action plan when compared to whites (14.3%).

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Asthma and Adolescence: Asthma in Schools

Results
Figure 6. Has an asthma action plan by asthma outcomes, Utah students.
60
36.5
50
26.9

Percentage

40
30

19.0

20

13.3

11.8

13.4

14.7

Did Not
Miss School

Total

10
0
Limited
Activities

Did Not
Limit
Activities

Asthma No Asthma
Attack in Attack in
the Past
the Past
Year
Year

Missed
School

Source: YRBS, 2011-2013. Grades 9-12

Those who reported limiting their activities at least once in the past 12 months due to asthma had a
higher prevalence of having an asthma action plan than those who did not limit their activities (36.5%
vs. 13.3%).
Those who reported having had an asthma attack in the past 12 months had a higher prevalence of
having an asthma action plan than those who did not have an asthma attack in the past 12 months
(19.0% vs. 11.8%), although results were not statistically significant.
Those who reported having missed at least one day of school in the past 12 months due to asthma had
a higher prevalence of having an asthma action plan than those that did not miss any school in the past
12 months due to asthma (26.9% vs. 13.4%).

Asthma and Adolescence: Asthma in Schools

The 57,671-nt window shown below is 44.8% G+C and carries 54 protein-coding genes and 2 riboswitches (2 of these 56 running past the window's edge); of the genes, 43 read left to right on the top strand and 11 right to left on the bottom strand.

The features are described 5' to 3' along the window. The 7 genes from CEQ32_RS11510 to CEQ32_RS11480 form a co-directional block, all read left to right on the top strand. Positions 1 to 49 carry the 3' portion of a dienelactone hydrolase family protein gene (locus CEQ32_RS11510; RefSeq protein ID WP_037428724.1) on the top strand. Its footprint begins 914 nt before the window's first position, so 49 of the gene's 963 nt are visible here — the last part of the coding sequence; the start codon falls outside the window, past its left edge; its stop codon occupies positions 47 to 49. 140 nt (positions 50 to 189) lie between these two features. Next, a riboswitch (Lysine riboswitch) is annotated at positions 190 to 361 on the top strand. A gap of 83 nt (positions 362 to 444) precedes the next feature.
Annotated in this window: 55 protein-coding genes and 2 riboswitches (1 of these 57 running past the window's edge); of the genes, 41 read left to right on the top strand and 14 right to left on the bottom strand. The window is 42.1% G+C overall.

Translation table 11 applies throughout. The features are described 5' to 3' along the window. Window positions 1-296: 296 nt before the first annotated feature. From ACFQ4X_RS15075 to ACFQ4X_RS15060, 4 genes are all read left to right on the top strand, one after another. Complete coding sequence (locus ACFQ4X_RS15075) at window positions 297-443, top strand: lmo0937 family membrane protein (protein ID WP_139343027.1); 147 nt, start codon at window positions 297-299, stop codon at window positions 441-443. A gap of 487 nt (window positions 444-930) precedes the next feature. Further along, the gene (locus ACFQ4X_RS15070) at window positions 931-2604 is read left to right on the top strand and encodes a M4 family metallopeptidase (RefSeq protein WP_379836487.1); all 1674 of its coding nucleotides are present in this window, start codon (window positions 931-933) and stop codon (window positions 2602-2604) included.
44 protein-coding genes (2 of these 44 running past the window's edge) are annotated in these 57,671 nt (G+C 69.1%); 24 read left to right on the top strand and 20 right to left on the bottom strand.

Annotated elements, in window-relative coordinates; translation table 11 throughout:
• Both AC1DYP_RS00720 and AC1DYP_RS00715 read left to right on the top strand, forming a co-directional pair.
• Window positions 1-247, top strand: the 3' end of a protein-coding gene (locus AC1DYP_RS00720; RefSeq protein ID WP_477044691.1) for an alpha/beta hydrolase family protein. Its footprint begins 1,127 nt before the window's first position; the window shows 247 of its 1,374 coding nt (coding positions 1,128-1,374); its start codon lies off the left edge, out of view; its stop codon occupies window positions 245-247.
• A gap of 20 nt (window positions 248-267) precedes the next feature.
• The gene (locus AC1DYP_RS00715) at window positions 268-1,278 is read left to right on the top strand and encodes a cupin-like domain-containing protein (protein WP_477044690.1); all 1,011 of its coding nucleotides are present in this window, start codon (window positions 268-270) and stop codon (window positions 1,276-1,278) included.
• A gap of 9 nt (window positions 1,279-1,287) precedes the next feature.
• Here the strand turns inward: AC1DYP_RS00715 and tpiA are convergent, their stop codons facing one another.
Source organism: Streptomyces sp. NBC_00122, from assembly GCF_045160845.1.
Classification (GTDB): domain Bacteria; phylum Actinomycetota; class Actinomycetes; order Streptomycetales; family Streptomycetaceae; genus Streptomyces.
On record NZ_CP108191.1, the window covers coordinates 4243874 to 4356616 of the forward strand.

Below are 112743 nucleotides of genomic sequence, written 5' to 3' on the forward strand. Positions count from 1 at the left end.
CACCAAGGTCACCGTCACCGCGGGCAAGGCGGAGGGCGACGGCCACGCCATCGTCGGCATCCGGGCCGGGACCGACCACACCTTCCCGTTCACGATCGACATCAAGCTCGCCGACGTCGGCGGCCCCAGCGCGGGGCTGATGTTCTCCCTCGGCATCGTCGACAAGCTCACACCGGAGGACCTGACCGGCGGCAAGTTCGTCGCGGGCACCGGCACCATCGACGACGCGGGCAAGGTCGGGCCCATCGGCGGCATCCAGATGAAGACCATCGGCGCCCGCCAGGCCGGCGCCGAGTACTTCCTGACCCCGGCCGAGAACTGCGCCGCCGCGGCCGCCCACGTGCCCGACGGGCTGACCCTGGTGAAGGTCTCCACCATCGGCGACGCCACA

11

Results: Regression Analysis


Table 1. Asthma action plan and demographic predictors of missed school days
due to asthma. Odds ratio (OR) and 95% confidence interval (CI).
Asthma Action Plan and Demographic Predictors of Missed
School Days due to Asthma. Odds Ratio and 95% Confidence
Interval.
Variable
OR (CI)
Asthma Action Plan vs. No Asthma Action Plan
2.4 (1.3-4.3)
Female vs. Male
2.3 (1.3-4.0)
9th grade vs. 12th grade
2.5 (1.1-5.9)
10th grade vs. 12th grade
1.5 (.6-3.6)
11th grade vs. 12th grade
1.4 (.6-3.5)
Hispanic or Latino vs. White
1.0 (.5-2.1)
Other vs. White
1.5 (.7-3.1)
Source: YRBS, 2011- 2013.
Highlighted areas represent significantly different effects between
groups at the p<.01 level.

Source: YRBS, 2011-2013. Grades 9-12

Regression analysis found that while controlling for confounders (sex, grade, and race):
Those with an asthma action plan were 2.4 times more likely to have missed at least one day of school
in the past 12 months due to asthma when compared to those that did not have an asthma action plan.
Females were 2.3 times more likely to miss at least one day of school in the past 12 months due to
asthma when compared to males.
9th graders were 2.5 times more likely to miss at least one day of school in the past 12 months due to
asthma when compared to 12th graders.
There was no association between race/ethnicity and missing school due to asthma.

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Asthma and Adolescence: Asthma in Schools

Discussion
Findings from this report suggest that having an asthma action plan is a marker of
disease severity. Not only will those with more severe or uncontrolled asthma be in
contact with health care providers more often but their health care providers may feel
a greater need to give them an asthma action plan when compared to patients with
well-controlled asthma (Adams, 2005). Health care providers may be less likely to give
those with well-controlled asthma an asthma action plan because of limited time, lack